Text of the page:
Pulmonary Hypertension Association establishes November 14 as CTEPH Awareness Day

Silver Spring, MD (November 14, 2018) – In order to help raise awareness and improve diagnosis of a rare form of pulmonary hypertension (PH), the Pulmonary Hypertension Association has established November 14 as Chronic Thromboembolic Pulmonary Hypertension (CTEPH) Awareness Day. Symptoms—including shortness of breath, fatigue and chest pain—are not specific to PH. Consequently, people with all types of PH, including CTEPH, can go months and years with this progressive lung disease believing they have other more common illnesses, such as asthma.

CTEPH is a form of PH, or high blood pressure in the lungs, in which the pulmonary arteries can be physically blocked by chronic blood clots. Some patients with CTEPH also have other changes in their pulmonary arteries that can make them more narrow and stiff. CTEPH stops or slows blood from flowing through the arteries and causes the right side of the heart to pump much harder, which can lead to right-heart failure and death. To accurately diagnose PH, doctors must use a right heart catheterization. All PH patients also should be tested for CTEPH, which includes a ventilation/perfusion (V/Q) scan. Because earlier diagnosis often leads to better outcomes, PHA sets aside a day each year to recognize CTEPH during Pulmonary Hypertension Awareness Month.

“The Pulmonary Hypertension Association regularly hears stories from people with pulmonary hypertension who were misdiagnosed – sometimes for years – and therefore missed out on timely, effective care,” said Brad A. Wong, president and CEO of PHA. “Groundbreaking research continuously takes place with the result of new medications and treatments to help persons with pulmonary hypertension realize their best lives. However, the vital challenge remains to increase awareness of CTEPH and all forms of PH to ensure access to proper treatment.”

Angela Michelle, an adult who lives with CTEPH in San Antonio, exemplifies the dire need for increased awareness of PH. Her story began in 2013 with an episode of pleurisy, followed by multiple misdiagnoses and years of shortness of breath so severe that her heart raced just walking across a room.

“An old friend from high school who became a heart surgeon saw my Facebook posts discussing my health challenges. He told me he thought, from the symptoms and history I had shared, that I may have CTEPH,” said Michelle. “It was the first time I had ever heard of pulmonary hypertension or CTEPH, and my doctors were skeptical because they didn’t know much about the disease or because it was rare. With my friend’s assistance, persistence and getting in with the right doctors, I was finally diagnosed with CTEPH in January 2018. I had surgery this summer and I can now breathe again!”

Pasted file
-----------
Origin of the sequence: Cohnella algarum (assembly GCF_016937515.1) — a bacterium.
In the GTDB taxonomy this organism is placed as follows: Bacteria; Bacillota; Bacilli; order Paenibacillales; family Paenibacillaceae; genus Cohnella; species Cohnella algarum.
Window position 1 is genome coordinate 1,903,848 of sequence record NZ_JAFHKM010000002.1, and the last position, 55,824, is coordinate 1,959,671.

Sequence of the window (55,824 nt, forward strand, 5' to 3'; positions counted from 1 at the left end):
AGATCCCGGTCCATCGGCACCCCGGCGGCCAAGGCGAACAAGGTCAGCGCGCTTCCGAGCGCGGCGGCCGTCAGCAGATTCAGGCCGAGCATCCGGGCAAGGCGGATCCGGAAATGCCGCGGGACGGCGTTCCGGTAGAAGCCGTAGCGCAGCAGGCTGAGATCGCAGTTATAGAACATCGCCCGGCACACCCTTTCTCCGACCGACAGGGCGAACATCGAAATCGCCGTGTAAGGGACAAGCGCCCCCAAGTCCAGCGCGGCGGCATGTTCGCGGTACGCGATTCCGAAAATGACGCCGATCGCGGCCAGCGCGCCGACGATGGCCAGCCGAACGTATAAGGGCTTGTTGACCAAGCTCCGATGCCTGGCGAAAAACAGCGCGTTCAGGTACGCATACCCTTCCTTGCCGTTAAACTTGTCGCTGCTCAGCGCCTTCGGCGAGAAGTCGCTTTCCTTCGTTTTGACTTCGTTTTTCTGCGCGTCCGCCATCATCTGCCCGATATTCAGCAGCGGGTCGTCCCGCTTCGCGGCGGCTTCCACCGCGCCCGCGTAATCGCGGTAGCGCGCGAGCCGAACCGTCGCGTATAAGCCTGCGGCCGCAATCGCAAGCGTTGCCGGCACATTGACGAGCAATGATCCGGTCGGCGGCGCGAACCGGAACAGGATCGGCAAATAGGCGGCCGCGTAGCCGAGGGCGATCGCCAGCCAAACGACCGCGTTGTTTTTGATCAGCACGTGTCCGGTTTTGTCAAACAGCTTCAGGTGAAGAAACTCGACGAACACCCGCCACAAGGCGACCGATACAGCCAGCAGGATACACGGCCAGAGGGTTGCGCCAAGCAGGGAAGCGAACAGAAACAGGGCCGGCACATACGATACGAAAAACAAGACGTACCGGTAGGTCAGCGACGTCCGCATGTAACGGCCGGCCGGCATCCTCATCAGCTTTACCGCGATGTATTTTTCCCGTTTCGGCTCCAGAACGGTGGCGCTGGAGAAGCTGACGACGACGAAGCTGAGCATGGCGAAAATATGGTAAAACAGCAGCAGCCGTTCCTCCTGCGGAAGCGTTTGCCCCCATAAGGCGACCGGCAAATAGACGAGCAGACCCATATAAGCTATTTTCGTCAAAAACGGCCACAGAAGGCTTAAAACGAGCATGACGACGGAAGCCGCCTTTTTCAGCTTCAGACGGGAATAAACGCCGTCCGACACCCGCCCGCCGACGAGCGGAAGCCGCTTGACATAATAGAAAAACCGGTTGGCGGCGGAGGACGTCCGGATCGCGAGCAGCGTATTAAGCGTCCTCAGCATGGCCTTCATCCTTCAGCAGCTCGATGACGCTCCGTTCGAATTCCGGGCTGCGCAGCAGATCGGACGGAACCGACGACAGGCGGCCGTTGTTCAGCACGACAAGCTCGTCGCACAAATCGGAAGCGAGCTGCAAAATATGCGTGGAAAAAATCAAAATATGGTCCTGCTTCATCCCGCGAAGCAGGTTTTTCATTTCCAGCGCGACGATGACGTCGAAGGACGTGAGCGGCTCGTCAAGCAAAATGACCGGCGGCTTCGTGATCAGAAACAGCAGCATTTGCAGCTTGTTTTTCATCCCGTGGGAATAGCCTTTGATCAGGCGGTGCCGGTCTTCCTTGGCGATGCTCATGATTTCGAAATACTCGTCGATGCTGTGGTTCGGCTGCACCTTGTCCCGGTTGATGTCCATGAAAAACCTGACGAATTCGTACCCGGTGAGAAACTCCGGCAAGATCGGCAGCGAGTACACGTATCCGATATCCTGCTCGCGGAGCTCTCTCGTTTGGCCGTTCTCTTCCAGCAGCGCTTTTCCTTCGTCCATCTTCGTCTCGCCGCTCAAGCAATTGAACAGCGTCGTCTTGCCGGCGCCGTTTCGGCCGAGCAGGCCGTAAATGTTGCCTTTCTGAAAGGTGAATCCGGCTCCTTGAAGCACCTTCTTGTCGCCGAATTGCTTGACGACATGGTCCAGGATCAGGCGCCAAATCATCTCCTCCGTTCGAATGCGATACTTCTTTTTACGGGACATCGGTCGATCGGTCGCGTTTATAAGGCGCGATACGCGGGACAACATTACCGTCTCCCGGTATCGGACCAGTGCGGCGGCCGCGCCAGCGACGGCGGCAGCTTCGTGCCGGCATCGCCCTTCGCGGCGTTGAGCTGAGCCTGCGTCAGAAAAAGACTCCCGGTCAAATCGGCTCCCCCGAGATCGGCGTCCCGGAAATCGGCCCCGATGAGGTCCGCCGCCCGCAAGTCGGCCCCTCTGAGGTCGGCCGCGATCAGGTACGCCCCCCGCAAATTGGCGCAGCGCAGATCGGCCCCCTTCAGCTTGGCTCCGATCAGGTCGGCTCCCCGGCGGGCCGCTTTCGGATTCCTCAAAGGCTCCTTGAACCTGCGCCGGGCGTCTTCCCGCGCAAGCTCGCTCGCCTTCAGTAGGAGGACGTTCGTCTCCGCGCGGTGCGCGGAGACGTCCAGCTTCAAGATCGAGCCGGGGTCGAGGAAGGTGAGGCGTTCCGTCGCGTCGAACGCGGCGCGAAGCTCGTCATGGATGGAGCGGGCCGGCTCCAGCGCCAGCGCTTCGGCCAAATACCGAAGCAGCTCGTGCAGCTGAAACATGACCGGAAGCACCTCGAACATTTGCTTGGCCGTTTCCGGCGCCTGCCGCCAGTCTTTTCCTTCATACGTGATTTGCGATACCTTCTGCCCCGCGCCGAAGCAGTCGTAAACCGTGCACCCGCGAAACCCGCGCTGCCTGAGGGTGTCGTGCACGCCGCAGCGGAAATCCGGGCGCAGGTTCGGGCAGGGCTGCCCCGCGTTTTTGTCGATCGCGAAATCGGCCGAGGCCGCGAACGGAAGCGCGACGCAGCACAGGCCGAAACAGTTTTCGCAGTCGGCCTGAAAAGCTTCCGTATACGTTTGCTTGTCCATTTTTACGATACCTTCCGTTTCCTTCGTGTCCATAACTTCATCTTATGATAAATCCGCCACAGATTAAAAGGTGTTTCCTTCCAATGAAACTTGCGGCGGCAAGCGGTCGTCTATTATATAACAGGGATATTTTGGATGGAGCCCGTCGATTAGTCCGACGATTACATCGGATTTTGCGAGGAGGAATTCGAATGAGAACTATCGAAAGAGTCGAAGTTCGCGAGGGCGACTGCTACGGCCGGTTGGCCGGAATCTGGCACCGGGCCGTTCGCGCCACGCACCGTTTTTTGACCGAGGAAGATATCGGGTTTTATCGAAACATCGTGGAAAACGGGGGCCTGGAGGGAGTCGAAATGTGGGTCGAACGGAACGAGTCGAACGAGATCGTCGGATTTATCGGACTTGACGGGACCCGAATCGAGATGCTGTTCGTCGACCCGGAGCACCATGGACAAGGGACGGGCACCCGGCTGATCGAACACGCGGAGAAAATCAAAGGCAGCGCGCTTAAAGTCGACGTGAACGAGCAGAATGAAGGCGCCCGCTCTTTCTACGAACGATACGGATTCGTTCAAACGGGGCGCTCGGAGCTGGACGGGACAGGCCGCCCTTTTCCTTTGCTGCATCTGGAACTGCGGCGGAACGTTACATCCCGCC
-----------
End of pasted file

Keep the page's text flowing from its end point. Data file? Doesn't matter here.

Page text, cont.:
The Pulmonary Hypertension Association (PHA) initiated the month-long Pulmonary Hypertension Awareness Month campaign to draw attention to this debilitating disease, thought to affect 25 million adults and children worldwide. PHA also created a web page specifically for CTEPH Awareness Day to raise awareness of the symptoms and risks for those who have had a pulmonary embolism in order to help reduce harmful delays in diagnosis and treatment. For more information about CTEPH and how you can spread awareness, go to https://phassociation.org/cteph.

PHA’s CTEPH Awareness Day campaign is sponsored by Bayer.

About the Pulmonary Hypertension Association
Headquartered in Silver Spring, Md., the Pulmonary Hypertension Association (PHA) is the country’s leading pulmonary hypertension (PH) organization. PHA’s mission is to extend and improve the lives of those affected by PH; its vision is a world without PH, empowered by hope. PHA achieves this by connecting and working together with the entire PH community of patients, families, health care professionals and researchers. For more information and to learn how you can support PH patients, visit www.PHAssociation.org and connect with PHA on Twitter and Instagram @PHAssociation and on Facebook at facebook.com/PulmonaryHypertensionAssociation.



Kevin R. Walter
PHA Communications